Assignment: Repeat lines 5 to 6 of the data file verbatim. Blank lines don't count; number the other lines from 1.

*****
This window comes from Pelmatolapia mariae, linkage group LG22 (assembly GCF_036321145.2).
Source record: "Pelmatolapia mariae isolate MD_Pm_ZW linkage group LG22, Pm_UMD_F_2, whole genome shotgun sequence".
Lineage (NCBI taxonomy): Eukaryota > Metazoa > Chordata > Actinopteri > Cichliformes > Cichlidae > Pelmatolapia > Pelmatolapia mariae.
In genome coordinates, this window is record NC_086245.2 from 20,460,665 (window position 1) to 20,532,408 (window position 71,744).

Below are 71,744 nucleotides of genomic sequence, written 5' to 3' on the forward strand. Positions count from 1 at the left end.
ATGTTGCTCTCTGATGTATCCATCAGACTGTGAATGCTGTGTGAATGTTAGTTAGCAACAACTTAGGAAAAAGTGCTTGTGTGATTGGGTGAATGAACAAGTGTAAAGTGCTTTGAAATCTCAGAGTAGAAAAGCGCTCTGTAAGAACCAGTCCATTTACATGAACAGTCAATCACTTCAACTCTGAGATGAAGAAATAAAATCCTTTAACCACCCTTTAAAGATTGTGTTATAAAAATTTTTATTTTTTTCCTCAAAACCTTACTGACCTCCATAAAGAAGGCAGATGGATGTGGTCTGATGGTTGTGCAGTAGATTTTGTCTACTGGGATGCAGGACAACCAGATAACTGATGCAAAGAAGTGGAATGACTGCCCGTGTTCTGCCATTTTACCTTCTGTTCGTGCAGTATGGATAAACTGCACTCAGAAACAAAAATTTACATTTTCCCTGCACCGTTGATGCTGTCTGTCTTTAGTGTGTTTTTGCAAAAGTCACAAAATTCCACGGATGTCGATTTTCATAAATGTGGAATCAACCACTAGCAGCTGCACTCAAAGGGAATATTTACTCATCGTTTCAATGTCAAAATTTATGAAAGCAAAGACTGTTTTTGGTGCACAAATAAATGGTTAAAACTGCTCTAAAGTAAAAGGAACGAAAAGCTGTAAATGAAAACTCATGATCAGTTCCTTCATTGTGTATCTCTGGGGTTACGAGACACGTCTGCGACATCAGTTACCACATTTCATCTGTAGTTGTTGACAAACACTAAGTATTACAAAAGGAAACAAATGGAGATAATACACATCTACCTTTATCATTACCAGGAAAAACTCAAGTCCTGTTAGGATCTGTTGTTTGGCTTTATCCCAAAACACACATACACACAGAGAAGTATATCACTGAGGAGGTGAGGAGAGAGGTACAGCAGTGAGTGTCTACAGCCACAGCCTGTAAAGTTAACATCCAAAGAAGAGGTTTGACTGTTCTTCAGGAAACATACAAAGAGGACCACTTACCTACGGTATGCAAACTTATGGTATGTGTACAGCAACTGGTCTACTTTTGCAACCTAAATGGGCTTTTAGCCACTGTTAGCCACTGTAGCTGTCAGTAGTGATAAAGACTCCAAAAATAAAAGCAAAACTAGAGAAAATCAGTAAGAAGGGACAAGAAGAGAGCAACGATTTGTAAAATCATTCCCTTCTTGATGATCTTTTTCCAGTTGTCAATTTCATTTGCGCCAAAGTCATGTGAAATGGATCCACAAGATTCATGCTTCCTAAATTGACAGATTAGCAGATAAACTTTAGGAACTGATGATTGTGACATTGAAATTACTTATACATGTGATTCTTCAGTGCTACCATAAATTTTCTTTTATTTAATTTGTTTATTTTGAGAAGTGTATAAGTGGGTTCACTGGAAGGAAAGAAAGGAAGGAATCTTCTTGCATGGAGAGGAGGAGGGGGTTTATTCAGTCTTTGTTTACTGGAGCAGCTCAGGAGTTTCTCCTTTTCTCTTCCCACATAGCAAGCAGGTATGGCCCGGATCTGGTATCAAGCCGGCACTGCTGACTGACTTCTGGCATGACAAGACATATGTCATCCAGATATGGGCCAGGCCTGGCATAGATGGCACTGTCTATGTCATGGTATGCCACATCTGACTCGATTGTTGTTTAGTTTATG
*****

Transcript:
Below are 71,744 nucleotides of genomic sequence, written 5' to 3' on the forward strand. Positions count from 1 at the left end.
ATGTTGCTCTCTGATGTATCCATCAGACTGTGAATGCTGTGTGAATGTTAGTTAGCAACAACTTAGGAAAAAGTGCTTGTGTGATTGGGTGAATGAACAAGTGTAAAGTGCTTTGAAATCTCAGAGTAGAAAAGCGCTCTGTAAGAACCAGTCCATTTACATGAACAGTCAATCACTTCAACTCTGAGATGAAGAAATAAAATCCTTTAACCACCCTTTAAAGATTGTGTTATAAAAATTTTTATTTTTTTCCTCAAAACCTTACTGACCTCCATAAAGAAGGCAGATGGATGTGGTCTGATGGTTGTGCAGTAGATTTTGTCTACTGGGATGCAGGACAACCAGATAACTGATGCAAAGAAGTGGAATGACTGCCCGTGTTCTGCCATTTTACCTTCTGTTCGTGCAGTATGGATAAACTGCACTCAGAAACAAAAATTTACATTTTCCCTGCACCGTTGATGCTGTCTGTCTTTAGTGTGTTTTTGCAAAAGTCACAAAATTCCACGGATGTCGATTTTCATAAATGTGGAATCAACCACTAGCAGCTGCACTCAAAGGGAATATTTACTCATCGTTTCAATGTCAAAATTTATGAAAGCAAAGACTGTTTTTGGTGCACAAATAAATGGTTAAAACTGCTCTAAAGTAAAAGGAACGAAAAGCTGTAAATGAAAACTCATGATCAGTTCCTTCATTGTGTATCTCTGGGGTTACGAGACACGTCTGCGACATCAGTTACCACATTTCATCTGTAGTTGTTGACAAACACTAAGTATTACAAAAGGAAACAAATGGAGATAATACACATCTACCTTTATCATTACCAGGAAAAACTCAAGTCCTGTTAGGATCTGTTGTTTGGCTTTATCCCAAAACACACATACACACAGAGAAGTATATCACTGAGGAGGTGAGGAGAGAGGTACAGCAGTGAGTGTCTACAGCCACAGCCTGTAAAGTTAACATCCAAAGAAGAGGTTTGACTGTTCTTCAGGAAACATACAAAGAGGACCACTTACCTACGGTATGCAAACTTATGGTATGTGTACAGCAACTGGTCTACTTTTGCAACCTAAATGGGCTTTTAGCCACTGTTAGCCACTGTAGCTGTCAGTAGTGATAAAGACTCCAAAAATAAAAGCAAAACTAGAGAAAATCAGTAAGAAGGGACAAGAAGAGAGCAACGATTTGTAAAATCATTCCCTTCTTGATGATCTTTTTCCAGTTGTCAATTTCATTTGCGCCAAAGTCATGTGAAATGGATCCACAAGATTCATGCTTCCTAAATTGACAGATTAGCAGATAAACTTTAGGAACTGATGATTGTGACATTGAAATTACTTATACATGTGATTCTTCAGTGCTACCATAAATTTTCTTTTATTTAATTTGTTTATTTTGAGAAGTGTATAAGTGGGTTCACTGGAAGGAAAGAAAGGAAGGAATCTTCTTGCATGGAGAGGAGGAGGGGGTTTATTCAGTCTTTGTTTACTGGAGCAGCTCAGGAGTTTCTCCTTTTCTCTTCCCACATAGCAAGCAGGTATGGCCCGGATCTGGTATCAAGCCGGCACTGCTGACTGACTTCTGGCATGACAAGACATATGTCATCCAGATATGGGCCAGGCCTGGCATAGATGGCACTGTCTATGTCATGGTATGCCACATCTGACTCGATTGTTGTTTAGTTTATG